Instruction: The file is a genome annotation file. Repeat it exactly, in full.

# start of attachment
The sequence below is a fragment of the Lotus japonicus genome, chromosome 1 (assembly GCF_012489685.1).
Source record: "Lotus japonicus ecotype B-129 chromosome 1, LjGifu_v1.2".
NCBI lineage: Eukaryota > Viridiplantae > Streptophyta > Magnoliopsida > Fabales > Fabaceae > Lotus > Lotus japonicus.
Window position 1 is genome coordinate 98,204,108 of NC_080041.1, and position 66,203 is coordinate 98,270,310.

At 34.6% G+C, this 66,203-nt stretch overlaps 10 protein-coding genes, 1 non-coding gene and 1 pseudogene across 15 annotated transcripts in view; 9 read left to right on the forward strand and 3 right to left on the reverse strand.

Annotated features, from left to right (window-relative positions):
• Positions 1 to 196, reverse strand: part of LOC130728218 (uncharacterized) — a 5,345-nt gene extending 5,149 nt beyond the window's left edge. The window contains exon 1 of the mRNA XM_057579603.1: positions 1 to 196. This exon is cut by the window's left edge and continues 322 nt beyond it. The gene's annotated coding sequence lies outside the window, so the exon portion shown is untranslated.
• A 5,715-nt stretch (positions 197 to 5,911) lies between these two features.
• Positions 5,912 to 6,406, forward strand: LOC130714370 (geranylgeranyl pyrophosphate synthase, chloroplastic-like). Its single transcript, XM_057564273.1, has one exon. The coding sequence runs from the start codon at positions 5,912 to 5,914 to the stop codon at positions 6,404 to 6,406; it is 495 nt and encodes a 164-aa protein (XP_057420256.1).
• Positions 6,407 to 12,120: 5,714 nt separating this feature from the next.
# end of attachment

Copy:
The sequence below is a fragment of the Lotus japonicus genome, chromosome 1 (assembly GCF_012489685.1).
Source record: "Lotus japonicus ecotype B-129 chromosome 1, LjGifu_v1.2".
NCBI lineage: Eukaryota > Viridiplantae > Streptophyta > Magnoliopsida > Fabales > Fabaceae > Lotus > Lotus japonicus.
Window position 1 is genome coordinate 98,204,108 of NC_080041.1, and position 66,203 is coordinate 98,270,310.

At 34.6% G+C, this 66,203-nt stretch overlaps 10 protein-coding genes, 1 non-coding gene and 1 pseudogene across 15 annotated transcripts in view; 9 read left to right on the forward strand and 3 right to left on the reverse strand.

Annotated features, from left to right (window-relative positions):
• Positions 1 to 196, reverse strand: part of LOC130728218 (uncharacterized) — a 5,345-nt gene extending 5,149 nt beyond the window's left edge. The window contains exon 1 of the mRNA XM_057579603.1: positions 1 to 196. This exon is cut by the window's left edge and continues 322 nt beyond it. The gene's annotated coding sequence lies outside the window, so the exon portion shown is untranslated.
• A 5,715-nt stretch (positions 197 to 5,911) lies between these two features.
• Positions 5,912 to 6,406, forward strand: LOC130714370 (geranylgeranyl pyrophosphate synthase, chloroplastic-like). Its single transcript, XM_057564273.1, has one exon. The coding sequence runs from the start codon at positions 5,912 to 5,914 to the stop codon at positions 6,404 to 6,406; it is 495 nt and encodes a 164-aa protein (XP_057420256.1).
• Positions 6,407 to 12,120: 5,714 nt separating this feature from the next.